The First Part of Jacobs' Latin Reader: Adapted to Bullions' Latin Grammar

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Pratt, Woodford & Company, 1849
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Page 133 - Pyrrhus vulneratus est, elephanti interfecti, viginti millia hostium caesa sunt. Pyrrhus Tarentum fugit. Interjecto anno, Fabricius contra eum missus est. Ad hunc medicus Pyrrhi nocte venit promittens, se Pyrrhum veneno occisurum,
Page 233 - God :) a lawful thing. Fascis, is, m. a bundle; a fagot : fasces, pi. bundles of birchen rods, carried before the Roman magistrates, with an axe bound up in the middle of them. Fatalis, e, adj.
Page 24 - Roimperatorem a suis mans. that a commander should milittbus inte rfl c i. be killed by his own soldiers. 52. The verb must always be translated in its proper tense, and in the same person and number with its nominative. (See paradigms of the verb, §§ 54-70.) But when it has two or more nouns or pronouns in the singular, taken together...
Page 274 - Oratio, onis, f. (oro,) a discourse; an oration. Orator, oris, m. (oro,) an orator; an ambassador. Orbatus, a, um, part. (orbo,) bereaved or deprived of. Orbelus, i, m. a mountain of Thrace or Macedonia. Orbis, is, m. an orb; a circle : in orbem jacere, to lie round in a circle: orbis, or orbis terrarum, theworld. Orbo, are, avi,
Page 225 - Itum, intr. to sleep. Dorsum, i, n. the back. Dos, dotis, f. a portion ; a dowry. Draco, onis, m. a dragon; a species of serpent.
Page 240 - SB, f. a country in the eastern part of Gaul, now Switzerland. Helvetii, orum, m. pi. Helvetians ; the inhabitants of Helvetia. Helleborum, i, n. or Helleborus, i, m. the herb hellebore. Hellespontus, i, m. a strait be190 HEBACLEA HOMERUS.
Page 191 - Amycus, i, m. a son of Neptune, and king of Bebrycia. An, adv. whether; or. Anacreon, tis, m. a celebrated lyric poet of Teas, in Ionia. Anapus, i, m. a Catanean, the brother of Amphinomus. Anaxagoras, ae, m. a philosopher of Clazomene, in Ionia.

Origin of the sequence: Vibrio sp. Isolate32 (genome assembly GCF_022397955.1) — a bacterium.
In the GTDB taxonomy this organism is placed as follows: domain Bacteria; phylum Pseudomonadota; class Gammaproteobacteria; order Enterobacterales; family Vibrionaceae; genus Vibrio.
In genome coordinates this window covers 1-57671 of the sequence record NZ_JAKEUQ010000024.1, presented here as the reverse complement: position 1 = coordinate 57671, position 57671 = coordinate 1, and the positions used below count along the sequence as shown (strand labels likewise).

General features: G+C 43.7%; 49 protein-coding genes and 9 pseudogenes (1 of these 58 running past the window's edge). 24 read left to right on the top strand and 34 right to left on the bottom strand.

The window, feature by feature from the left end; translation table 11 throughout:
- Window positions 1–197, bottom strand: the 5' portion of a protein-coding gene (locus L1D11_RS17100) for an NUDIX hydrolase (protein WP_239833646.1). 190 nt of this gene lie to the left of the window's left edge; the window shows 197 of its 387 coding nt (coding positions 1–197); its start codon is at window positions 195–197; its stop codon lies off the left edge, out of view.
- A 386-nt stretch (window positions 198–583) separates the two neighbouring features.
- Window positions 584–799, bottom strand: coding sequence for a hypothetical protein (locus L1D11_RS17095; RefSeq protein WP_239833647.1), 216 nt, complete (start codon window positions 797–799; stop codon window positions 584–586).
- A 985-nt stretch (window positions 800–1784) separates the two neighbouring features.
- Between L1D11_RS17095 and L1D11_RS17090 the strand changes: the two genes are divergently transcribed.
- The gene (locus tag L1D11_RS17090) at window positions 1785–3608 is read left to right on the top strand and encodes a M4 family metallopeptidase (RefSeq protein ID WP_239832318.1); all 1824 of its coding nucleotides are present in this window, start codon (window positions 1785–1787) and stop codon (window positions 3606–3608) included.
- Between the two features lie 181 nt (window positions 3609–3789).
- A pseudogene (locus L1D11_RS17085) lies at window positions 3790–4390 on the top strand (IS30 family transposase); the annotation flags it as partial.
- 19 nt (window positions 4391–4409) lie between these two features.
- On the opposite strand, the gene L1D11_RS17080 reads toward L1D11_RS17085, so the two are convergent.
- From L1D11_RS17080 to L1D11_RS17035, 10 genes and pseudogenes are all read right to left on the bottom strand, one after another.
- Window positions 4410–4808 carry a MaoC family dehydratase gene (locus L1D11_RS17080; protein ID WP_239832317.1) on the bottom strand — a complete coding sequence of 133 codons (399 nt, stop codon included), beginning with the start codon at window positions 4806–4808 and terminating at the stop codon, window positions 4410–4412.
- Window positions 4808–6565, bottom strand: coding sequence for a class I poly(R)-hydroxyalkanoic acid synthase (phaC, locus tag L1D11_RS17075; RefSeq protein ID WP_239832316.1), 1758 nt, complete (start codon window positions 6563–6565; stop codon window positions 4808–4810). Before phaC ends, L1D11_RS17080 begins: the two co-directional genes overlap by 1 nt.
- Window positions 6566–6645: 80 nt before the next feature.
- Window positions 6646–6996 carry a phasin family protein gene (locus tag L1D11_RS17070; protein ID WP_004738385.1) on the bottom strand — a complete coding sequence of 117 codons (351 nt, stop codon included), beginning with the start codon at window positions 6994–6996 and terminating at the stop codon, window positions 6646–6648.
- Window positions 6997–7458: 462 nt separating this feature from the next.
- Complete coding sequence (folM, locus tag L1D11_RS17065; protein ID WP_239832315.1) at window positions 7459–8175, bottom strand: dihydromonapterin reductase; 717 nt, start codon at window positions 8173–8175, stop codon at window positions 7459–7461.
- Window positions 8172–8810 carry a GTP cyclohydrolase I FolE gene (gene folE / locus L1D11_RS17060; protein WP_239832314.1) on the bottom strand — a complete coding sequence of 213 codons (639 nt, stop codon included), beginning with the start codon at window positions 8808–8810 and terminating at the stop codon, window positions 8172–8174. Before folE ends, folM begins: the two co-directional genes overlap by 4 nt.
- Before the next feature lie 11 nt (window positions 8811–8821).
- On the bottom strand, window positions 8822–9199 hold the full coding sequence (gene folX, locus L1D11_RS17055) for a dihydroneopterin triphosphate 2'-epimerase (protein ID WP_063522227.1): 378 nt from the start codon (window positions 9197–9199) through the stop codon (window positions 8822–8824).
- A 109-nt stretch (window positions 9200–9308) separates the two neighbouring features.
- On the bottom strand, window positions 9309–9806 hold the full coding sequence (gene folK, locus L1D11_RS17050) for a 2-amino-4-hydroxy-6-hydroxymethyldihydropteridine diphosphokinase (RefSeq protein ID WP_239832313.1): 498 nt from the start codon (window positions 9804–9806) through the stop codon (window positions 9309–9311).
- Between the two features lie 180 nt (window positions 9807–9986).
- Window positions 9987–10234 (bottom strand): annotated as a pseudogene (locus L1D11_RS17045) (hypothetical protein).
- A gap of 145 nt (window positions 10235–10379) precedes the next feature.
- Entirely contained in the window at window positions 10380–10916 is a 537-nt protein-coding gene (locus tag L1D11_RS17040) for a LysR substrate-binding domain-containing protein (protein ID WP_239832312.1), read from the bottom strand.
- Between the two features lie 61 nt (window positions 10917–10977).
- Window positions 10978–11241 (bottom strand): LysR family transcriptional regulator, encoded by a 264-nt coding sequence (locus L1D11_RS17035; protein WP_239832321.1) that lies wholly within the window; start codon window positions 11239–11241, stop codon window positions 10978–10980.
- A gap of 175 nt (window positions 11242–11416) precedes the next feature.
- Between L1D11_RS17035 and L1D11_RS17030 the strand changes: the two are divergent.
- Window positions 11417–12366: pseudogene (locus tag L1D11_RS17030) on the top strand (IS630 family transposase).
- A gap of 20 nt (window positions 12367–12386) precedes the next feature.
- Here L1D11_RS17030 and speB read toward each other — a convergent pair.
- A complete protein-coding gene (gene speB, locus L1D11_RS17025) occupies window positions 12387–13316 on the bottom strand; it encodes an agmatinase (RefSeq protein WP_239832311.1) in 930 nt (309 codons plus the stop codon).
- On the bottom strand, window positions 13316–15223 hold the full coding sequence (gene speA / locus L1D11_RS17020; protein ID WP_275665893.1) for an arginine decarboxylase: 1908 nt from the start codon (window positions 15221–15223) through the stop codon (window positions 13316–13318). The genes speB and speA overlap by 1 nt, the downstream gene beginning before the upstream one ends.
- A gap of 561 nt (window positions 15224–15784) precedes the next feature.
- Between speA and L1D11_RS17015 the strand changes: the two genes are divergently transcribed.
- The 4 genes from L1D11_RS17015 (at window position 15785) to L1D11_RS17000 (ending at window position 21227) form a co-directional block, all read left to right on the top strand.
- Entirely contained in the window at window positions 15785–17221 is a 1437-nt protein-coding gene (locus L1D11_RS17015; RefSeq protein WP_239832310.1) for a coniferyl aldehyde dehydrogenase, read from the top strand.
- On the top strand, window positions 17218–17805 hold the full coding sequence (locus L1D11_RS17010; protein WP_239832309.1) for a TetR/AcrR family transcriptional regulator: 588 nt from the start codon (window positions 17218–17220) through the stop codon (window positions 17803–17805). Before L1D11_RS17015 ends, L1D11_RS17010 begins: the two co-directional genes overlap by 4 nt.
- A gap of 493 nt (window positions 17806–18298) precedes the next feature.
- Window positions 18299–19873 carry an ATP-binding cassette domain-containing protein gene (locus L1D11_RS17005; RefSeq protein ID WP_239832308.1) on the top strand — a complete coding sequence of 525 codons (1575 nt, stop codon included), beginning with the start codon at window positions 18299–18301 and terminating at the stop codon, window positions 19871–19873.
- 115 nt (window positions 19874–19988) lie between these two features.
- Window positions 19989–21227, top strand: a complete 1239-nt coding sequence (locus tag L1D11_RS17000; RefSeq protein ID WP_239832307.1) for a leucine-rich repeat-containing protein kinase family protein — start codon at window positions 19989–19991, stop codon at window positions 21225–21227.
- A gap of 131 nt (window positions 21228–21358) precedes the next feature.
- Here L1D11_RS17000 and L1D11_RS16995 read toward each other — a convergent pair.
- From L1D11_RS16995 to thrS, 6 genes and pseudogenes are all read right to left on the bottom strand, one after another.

Page 229 - Excido, -cidC-re, -cldi, -cisum, tr. (ex & casdo,) to cut out; to cut down; to hew out. Exclsus, a, um, part. Excipio, -cipere, -cepi, -ceptum, tr. (ex & capio,) to take out; to except; to receive; to support; to follow; to succeed; to sustain. Excitandus, a, um, part, from Excito, are, avi, atum, tr. freq. (excieo,) to excite; to awaken; to arouse; to stir up. Exclamo, are, avi, atum, tr. (ex & clamo,) to cry out; to exclaim. Excludo, -cludgre, -olusi, -clusum, tr.
Page 50 - And if he forget, he should look it out again, and if necessary, again, till he know it thoroughly. 4. Frequent and accurate reviews of the portion previously studied, are of great importance. This is the best way to fix permanently in the memory, the acquisitions made. 5. Every instance of false quantity, either in reading or parsing, should be instantly corrected. Bad habits in this particular are easily formed, and, if ever, are corrected with great difficulty. If proper attention has been paid...
Page 271 - Obsidio, onis f. a siege. Obsidionalis, e, adj. belonging to a siege; obsidional : corona, a crown given to him who had raised a siege. Obstetrix, icis, f. a midwife. Obtestatus, a, um, part. from Obtestor, ari, atus sum, tr.

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